The recent development of domestic enquiry and disciplinary action under labor law has been focused on ensuring fairness, transparency, and due process in handling employee misconduct and disciplinary matters. Several case laws have emerged to provide guidance and clarify the principles to be followed in conducting domestic enquiries and disciplinary actions. Here are a few relevant case laws:

  • Tata Consultancy Services V. Rama Devi (2019):

In this case, the Supreme Court held that employers must conduct a fair and impartial domestic enquiry before taking disciplinary action against an employee. The court stressed the employee’s right to defend themselves through testimony, cross-examination, and evidence presentation.

  • Oil & Natural Gas Corporation Vs. U.P. State Power Construction Corporation Ltd (2019):

In this case, the Supreme Court emphasized that the principles of natural justice must be followed in disciplinary proceedings. The court highlighted that the employer’s decision should depend on substantial evidence, and the employee should be allowed to challenge the allegations and present their side of the story.

  • Rail India Technical And Economic Services Ltd. Vs. D.T. Varghese And Anr (2019):

In this case, the Delhi High Court reiterated that the domestic enquiry procedure should be fair, reasonable, and by the principles of natural justice. The court noted that the charge sheet should clearly state the allegations, and the employee should be provided with sufficient time to prepare their defence.

  • Bharat Pumps & Compressors Ltd. V. Kisto Debi (2020):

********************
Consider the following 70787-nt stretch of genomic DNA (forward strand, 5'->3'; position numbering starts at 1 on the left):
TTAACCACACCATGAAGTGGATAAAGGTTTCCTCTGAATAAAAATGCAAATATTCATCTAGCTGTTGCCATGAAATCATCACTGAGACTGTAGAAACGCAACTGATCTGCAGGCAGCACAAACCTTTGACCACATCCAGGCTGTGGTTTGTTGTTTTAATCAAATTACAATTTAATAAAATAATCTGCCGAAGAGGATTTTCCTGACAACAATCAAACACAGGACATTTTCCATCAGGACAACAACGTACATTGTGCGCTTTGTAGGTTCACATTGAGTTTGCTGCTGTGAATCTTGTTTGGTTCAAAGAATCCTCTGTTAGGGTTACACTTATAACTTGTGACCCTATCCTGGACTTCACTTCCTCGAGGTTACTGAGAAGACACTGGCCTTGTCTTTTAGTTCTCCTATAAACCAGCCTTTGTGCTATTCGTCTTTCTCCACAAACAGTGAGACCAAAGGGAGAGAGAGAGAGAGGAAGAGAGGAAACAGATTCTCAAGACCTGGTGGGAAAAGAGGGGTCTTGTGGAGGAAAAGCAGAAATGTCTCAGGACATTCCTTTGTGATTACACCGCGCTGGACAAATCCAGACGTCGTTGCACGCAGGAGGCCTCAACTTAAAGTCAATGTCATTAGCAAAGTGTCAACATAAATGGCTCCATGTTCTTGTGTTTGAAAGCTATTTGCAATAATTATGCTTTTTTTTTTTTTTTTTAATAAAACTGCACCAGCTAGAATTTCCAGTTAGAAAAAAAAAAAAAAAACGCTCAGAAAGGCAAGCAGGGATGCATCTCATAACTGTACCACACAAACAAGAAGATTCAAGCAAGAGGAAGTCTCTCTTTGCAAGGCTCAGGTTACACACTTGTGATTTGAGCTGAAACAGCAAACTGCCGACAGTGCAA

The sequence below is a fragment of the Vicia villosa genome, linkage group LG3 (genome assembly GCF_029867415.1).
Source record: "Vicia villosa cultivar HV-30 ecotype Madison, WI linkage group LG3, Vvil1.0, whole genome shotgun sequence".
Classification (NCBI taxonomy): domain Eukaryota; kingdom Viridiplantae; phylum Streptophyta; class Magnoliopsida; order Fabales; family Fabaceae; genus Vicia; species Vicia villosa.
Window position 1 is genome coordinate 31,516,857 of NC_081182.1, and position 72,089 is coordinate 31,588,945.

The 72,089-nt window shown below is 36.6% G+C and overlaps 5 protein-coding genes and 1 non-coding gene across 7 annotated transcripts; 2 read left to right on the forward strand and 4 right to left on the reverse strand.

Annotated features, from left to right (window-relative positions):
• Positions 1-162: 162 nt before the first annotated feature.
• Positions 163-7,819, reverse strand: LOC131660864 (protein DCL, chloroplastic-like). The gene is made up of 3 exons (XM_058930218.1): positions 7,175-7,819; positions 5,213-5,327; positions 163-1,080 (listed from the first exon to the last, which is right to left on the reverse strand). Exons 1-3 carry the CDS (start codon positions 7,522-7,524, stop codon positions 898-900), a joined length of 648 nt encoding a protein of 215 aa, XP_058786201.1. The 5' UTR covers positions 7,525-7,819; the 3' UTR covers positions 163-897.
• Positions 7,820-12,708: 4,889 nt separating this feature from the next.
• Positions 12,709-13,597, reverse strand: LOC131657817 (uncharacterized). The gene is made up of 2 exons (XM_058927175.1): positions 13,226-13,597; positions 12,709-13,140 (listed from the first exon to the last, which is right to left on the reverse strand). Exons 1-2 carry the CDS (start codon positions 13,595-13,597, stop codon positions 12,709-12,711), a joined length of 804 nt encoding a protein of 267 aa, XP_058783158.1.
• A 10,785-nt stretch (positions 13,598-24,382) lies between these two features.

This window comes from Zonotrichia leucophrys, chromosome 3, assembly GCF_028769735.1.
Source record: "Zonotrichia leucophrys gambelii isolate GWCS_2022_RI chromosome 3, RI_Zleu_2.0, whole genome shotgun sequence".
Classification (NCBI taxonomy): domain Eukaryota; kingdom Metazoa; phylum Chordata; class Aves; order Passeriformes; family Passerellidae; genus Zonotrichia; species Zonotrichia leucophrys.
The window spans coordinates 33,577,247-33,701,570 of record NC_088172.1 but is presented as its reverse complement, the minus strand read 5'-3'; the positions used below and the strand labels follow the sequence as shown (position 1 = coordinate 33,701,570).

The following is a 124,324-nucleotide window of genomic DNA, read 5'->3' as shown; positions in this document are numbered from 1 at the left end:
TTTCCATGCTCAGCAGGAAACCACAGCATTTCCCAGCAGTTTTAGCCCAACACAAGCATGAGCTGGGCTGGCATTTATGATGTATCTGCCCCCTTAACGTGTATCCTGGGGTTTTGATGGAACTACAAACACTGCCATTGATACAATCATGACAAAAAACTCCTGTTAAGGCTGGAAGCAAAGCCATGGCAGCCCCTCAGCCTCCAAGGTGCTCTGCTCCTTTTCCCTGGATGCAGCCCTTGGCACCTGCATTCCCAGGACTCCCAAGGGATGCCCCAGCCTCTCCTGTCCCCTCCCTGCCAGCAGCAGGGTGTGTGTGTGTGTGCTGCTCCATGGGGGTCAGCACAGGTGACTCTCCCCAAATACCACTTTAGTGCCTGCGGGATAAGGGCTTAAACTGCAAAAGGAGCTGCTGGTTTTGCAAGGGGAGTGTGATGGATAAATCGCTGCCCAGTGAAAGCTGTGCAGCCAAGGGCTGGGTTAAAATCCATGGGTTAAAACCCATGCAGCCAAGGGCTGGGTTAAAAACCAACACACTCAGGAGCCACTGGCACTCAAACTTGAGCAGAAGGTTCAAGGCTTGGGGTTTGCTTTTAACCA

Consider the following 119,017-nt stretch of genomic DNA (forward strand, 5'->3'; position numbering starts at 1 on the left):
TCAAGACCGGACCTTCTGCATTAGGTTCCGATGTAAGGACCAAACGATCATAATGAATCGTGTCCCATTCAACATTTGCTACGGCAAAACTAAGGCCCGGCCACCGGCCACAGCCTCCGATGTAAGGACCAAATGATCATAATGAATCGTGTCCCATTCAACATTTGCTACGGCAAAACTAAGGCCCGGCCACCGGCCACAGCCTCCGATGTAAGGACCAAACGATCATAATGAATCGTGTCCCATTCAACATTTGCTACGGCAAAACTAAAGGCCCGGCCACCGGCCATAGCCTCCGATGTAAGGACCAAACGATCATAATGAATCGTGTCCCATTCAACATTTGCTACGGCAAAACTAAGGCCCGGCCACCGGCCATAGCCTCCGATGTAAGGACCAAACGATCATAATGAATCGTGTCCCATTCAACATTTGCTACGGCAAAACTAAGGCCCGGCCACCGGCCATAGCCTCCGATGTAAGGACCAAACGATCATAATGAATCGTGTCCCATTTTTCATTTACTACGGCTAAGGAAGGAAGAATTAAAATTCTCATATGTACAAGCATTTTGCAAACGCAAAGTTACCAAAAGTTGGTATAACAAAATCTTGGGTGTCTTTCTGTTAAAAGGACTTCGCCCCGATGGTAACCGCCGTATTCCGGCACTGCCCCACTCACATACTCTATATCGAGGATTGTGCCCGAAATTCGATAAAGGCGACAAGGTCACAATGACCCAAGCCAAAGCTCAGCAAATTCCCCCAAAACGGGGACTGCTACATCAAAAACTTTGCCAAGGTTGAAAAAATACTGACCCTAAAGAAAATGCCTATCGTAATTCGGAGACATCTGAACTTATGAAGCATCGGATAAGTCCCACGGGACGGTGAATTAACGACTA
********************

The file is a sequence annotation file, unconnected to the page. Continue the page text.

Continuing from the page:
In this case, the Supreme Court held that disciplinary action should be proportionate to the seriousness of the misconduct. The court emphasized that punishment should be determined by considering mitigating factors and the employee’s record.

These recent case laws highlight the significance of conducting a fair and impartial domestic enquiry, adhering to the principles of natural justice, providing sufficient opportunities for employees to defend themselves, and ensuring that disciplinary actions are reasonable and proportionate. These developments aim to protect the rights of employees and promote a just and equitable workplace environment.


A domestic enquiry is a process such as a trial in a court of law only the difference is that while a court trial is for crimes committed against society, an investigation conducted by an employer within their organization to address misconduct or other issues related to their employees is known as a domestic enquiry, for offences committed against the organization or establishment for misconduct, which is punishable under the standing orders, rules, and regulations of the organization.

The concept of natural justice relies on principles of universal and fundamental justice. Domestic enquiries are designed in such a way as to uphold these principles and protect the rights and interests of workers, especially during industrial disputes. The system is to ensure fairness and justice for all parties involved.

It is considered a violation of natural justice principles to terminate an employee without conducting a fair and unbiased domestic enquiry. This conduct or practice of the employer is disapproved of by both Labour Courts and Industrial Tribunals, as a result, employers may face negative consequences.

Recently, the Court emphasized that the principles of natural justice must be followed in disciplinary proceedings. The court highlighted that the employer’s decision should depend on substantial evidence, and disciplinary action should be proportionate to the seriousness of the misconduct. The court also stressed the employee’s right to defend themselves through testimony, cross-examination, evidence presentation, and punishment should be determined by considering mitigating factors and the employee’s record.


  • Nishank Govil, “The necessity of the employer to set up a disciplinary committee before dismissing a workmen” – blog.ipleaders.in.